Maestro: Biopic Explores Leonard Bernstein’s Complicated Private Life

Bradley Cooper and Carey Mulligan in Maestro (Netflix)

“To achieve great things, two things are needed: a plan, and not quite enough time.” —Leonard Bernstein 

Bradley Cooper mounted the gargantuan project of cowriting, directing, and starring in Maestro (streaming on Netflix), a biopic showcasing the great Leonard Bernstein, who lived from 1918 to 1990 and whose legacy circled the globe. As a symphony conductor and music director of the New York Philharmonic, Bernstein became the most public figure in the American classical music world and is honored for his many Broadway compositions, especially the music of West Side Story. The word “maestro” barely captures the magnitude of his talent and recognition, but it’s a good start.

Playing Bernstein, Cooper enhanced his nose for resemblance, though some of his facial expressions needed tweaking. He also carved out a scene where he leads a symphony. Though Cooper never met Bernstein, he seems to feel some secret sense of identification with one of the most famous men on earth, which, I suppose, is no longer secret.

There are so many components to Bernstein’s huge legacy. But for reasons I have yet to decode, Cooper all but confines the story to the highly personal. Maestro is about Bernstein’s marriage to actress Felicia Montealegre, who is very well portrayed by Carey Mulligan. Their marriage was the loving union of two fine, educated, talented people who were both chain smokers. And most of all, Maestro focuses on Bernstein’s bisexuality; the love of a devoted couple had to survive an overwhelming challenge. We wonder why Cooper reduced this world-renowned maestro to a private part of his life. But we proceed.

When Felicity agreed to marriage, she knew about Bernstein’s appetites but hoped their family life (they produced three children) would keep him closer to home. These were the days before the threat of HIV. But Bernstein’s lifestyle was taboo, though he continued his pursuits with little discretion, unlike the rigorous discipline of his professional life. While the couple tried to hide this secret, Bernstein’s overt behavior kept the public whispering and wondering.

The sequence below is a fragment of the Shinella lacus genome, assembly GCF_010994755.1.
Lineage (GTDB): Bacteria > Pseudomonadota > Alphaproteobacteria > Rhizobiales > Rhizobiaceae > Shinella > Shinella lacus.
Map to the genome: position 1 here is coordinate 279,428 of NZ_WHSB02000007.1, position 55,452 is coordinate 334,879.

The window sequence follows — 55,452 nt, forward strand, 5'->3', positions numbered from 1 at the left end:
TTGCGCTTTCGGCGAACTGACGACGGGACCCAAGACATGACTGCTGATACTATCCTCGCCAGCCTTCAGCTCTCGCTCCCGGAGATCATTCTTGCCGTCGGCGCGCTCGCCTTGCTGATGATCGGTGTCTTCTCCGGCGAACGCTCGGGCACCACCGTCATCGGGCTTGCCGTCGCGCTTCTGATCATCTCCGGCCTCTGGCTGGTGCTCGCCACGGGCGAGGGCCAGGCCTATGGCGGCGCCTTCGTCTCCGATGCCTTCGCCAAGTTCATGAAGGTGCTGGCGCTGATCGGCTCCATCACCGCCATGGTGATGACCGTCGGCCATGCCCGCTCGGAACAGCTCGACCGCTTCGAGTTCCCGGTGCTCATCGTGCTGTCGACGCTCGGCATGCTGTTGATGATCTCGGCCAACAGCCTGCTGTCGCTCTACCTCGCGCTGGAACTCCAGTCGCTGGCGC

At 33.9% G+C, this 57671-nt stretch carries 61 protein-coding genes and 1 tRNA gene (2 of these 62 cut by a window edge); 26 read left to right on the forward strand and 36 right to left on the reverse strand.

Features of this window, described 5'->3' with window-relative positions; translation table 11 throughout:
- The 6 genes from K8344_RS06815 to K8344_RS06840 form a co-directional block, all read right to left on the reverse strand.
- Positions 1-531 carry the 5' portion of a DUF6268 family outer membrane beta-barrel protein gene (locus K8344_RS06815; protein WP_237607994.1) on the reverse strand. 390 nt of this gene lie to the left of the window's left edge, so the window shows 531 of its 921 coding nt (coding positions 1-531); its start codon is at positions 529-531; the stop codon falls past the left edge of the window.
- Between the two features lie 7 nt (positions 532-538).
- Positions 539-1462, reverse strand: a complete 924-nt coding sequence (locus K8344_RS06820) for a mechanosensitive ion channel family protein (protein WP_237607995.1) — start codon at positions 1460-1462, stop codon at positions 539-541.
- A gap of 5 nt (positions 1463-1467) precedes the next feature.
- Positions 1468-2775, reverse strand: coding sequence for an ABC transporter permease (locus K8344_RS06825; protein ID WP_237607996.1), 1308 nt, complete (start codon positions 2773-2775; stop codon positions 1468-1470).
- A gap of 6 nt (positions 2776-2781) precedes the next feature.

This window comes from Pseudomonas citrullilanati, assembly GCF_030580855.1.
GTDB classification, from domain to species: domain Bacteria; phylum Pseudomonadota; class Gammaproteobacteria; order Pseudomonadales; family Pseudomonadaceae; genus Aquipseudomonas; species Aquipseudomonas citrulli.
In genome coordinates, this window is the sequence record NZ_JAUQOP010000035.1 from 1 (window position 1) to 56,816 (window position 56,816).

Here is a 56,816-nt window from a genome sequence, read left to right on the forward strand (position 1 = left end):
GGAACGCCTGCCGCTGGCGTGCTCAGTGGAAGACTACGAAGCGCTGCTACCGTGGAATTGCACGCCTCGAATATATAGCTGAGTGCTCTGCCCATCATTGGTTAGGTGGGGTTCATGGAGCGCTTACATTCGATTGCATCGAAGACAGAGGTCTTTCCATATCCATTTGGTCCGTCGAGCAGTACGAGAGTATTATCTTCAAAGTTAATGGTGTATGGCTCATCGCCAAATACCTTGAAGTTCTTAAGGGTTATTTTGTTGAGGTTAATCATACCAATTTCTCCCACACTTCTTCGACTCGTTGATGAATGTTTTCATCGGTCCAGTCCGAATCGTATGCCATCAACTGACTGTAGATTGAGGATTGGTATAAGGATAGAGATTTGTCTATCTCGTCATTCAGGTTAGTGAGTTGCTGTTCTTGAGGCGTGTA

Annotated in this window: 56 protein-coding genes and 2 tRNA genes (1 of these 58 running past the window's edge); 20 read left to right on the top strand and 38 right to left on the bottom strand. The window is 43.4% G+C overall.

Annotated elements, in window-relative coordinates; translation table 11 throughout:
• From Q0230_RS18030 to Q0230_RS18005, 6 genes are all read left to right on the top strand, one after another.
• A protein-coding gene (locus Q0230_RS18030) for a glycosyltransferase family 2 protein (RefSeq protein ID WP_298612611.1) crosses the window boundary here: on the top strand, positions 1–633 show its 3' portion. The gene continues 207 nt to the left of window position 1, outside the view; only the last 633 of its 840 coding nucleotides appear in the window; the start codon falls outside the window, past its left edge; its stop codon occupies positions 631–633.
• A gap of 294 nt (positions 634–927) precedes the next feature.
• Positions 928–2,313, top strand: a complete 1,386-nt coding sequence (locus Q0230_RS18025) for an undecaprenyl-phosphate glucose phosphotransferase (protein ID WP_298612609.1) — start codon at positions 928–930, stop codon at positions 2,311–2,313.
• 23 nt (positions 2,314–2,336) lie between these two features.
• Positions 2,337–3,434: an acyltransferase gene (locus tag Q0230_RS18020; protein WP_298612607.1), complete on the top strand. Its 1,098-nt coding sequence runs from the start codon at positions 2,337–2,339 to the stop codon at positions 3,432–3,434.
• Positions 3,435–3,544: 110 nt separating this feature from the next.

For viewers interested in the hidden details about an iconic music conductor, Maestro is an intimate and indulgent experience. But for those unfamiliar with Leonard Bernstein, this movie hardly shares the magnitude of who he was. With the focus on his sex life, significant years of his professional life were omitted. And the details of some of his achievements are just mentioned in the running dialogue.

Maestro features a strong cast (including Sarah Silverman, who is hard to recognize). And the delivery, dialogue, and pacing keep the story moving, though we are observing a dim corner of a huge life under a microscope. I searched (in vain) for a reason why Cooper chose this focus. And many websites confirm that Bernstein’s children were consulted for the film. But if we were expecting Maestro to show us who the great Bernstein was, we might feel like we were dining at a five-star restaurant that only served us tea.

When we shine a light on one dimension of a highly accomplished person, which these days has become a sport, is there an upside? Does it help us understand who he was? Okay, a little. But will we think differently of him, critically or sympathetically? Humans are reliably imperfect; each of us has plenty of dust under the rug. This unsolvable difference was between a man and wife. And if they were still alive, they would have my complete sympathy, if it were any of my business.